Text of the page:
Fossil Fuels: Understanding a Nonrenewable Resource
Incorporate fossil fuel issues into your curriculum with these lesson plan ideas.
Just like many adults, my high school students complain about the price of gasoline. Blame it on the government or a corporate conspiracy, or just a fact of nature, but rising gas prices are an unfortunate reality. Of course, this also makes it even more important to teach students about the pros and cons of fossil fuels.
Despite the bad reputation of fossil fuels, there have many advantages. Fossil fuels, such as coal, oil and natural gas, are rich fuel sources. They have lots of carbon bonds that release energy when they are burned or combusted. Fossil fuels have been around a long time; they were created even before the dinosaurs roamed the Earth.
Fossil fuels also have had a great impact on our society.These energy sources helped fuel such things as the Industrial Revolution. Even though the price of petroleum in particular, is on the rise, fossil fuels remain one of the least expensive energy sources available. While students may be most familar with that fact that fossil fuels are used for energy, it's also important for them to understand the other uses of of these products, especially petroleum. I challenge them to find items around the classroom that use petroleum in their production. At first, students find this a difficult task. However, after I give them a handout about the many uses of petroleum, they are able to find examples. From plastic bags, to paints and polar fleece, the products containing petroleum abound.
Perhaps it is this prevalence in our society that causes some of the concerns regarding fossil fuels. We are using these fuels far faster than they were created, which makes them a nonrenewable resource. Like any nonrenewable resource, fossil fuel supplies will eventually dwindle until they are depleted completely. An introductory course in economics can help your students understand how this will affect the demand and price of the resource. I illustrate the problems with nonrenewable resources with another classroom hunt. Before class, I scatter pennies around the room. Some are easy to find and others are well hidden. When my students enter the room for the day, I warn them to leave the pennies alone. Once I have introduced the activity, I give each student a cup and ten seconds to find as many pennies as they can. We return to our seats and count the pennies found. Students record their data in a table. We continue this activity for a few more ten-second intervals or until many students are unable to find any pennies. Once we combine the data from each round to a class total, students can create a line graph showing how a nonrenewable resource becomes more difficult to find as time goes on. We also discuss how the availability of a resource affects its price.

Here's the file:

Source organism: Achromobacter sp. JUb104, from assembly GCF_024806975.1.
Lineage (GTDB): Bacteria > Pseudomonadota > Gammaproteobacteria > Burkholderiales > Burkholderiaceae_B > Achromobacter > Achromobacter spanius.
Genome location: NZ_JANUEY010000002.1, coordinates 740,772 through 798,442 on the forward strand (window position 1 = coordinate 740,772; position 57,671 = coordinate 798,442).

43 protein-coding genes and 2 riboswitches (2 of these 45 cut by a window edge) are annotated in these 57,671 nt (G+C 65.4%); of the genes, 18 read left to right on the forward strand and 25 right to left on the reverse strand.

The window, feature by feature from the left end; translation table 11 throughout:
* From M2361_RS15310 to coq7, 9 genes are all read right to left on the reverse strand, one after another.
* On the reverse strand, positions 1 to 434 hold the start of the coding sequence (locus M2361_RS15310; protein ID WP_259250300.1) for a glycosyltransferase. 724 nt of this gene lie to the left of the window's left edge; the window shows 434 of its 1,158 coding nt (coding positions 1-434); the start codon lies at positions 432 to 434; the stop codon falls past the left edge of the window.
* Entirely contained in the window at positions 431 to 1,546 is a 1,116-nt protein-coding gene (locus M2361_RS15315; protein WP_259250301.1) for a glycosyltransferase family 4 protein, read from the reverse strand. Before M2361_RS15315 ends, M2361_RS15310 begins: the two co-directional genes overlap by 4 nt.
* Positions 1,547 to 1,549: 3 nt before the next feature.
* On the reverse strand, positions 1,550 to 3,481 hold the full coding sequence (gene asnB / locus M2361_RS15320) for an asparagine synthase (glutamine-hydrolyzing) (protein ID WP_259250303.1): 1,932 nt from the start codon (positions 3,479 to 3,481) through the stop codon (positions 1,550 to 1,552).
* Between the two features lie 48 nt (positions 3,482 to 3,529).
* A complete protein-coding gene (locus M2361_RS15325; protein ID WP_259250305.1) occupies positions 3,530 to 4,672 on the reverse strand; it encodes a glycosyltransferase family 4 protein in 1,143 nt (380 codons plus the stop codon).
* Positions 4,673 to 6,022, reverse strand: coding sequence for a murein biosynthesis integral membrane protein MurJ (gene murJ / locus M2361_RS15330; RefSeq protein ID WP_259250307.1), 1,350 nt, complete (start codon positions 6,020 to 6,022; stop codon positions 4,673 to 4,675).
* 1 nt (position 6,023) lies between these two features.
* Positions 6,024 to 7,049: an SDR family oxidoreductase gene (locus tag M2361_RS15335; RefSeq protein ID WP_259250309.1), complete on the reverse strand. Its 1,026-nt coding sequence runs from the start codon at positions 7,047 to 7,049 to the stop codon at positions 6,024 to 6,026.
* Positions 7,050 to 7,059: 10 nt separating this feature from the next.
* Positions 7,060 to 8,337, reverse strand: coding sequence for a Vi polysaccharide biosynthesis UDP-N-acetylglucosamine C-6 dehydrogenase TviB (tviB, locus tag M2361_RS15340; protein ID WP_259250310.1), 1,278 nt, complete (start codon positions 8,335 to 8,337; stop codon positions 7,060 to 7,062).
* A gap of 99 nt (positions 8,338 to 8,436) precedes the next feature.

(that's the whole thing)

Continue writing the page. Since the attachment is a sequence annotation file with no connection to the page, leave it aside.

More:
Of course, dwindling supplies and rising prices are not the only problem concerning fossil fuels. Once the rich carbon bonds are broken during combustion, carbon dioxide and other gases are released as air pollution. Many of the most harmful gases are removed from the exhaust from burning coal or oil, but carbon dioxide always makes it out into the atmosphere. People never really considered carbon dioxide much of a problem until we understood the greenhouse effect. This is why I use our unit on energy and fossil fuels to introduce the next unit on air pollution and climate change. I have found that integrating these issues in an environmental science course helps illustrate their integration in the real world. You could also incorporate global and economic studies within your unit on fossil fuels. Because of its many facets and perspectives, a fossil fuel unit could even be the focus of interdisciplinary studies. Try integrating fossil fuels into your curriculum with the following lesson plan ideas.
Fossil Fuels Resources
Students learn about the current energy crisis, fossil fuels, nuclear power, energy policies, and alternative energy, then participate in various activities that bring all these topics together.
Students learn about current attitudes toward fossil fuels and how alternative energy sources may affect these attitudes in the coming years. They then learn how this change may affect the technology of cars in the future.
Students conduct chemical experiments, such as adding oxides of nonmetals to water to form acids. From this they learn that fossil fuel combustion produces acid-forming oxides, which they relate to the chemical consequences of burning fossil fuels.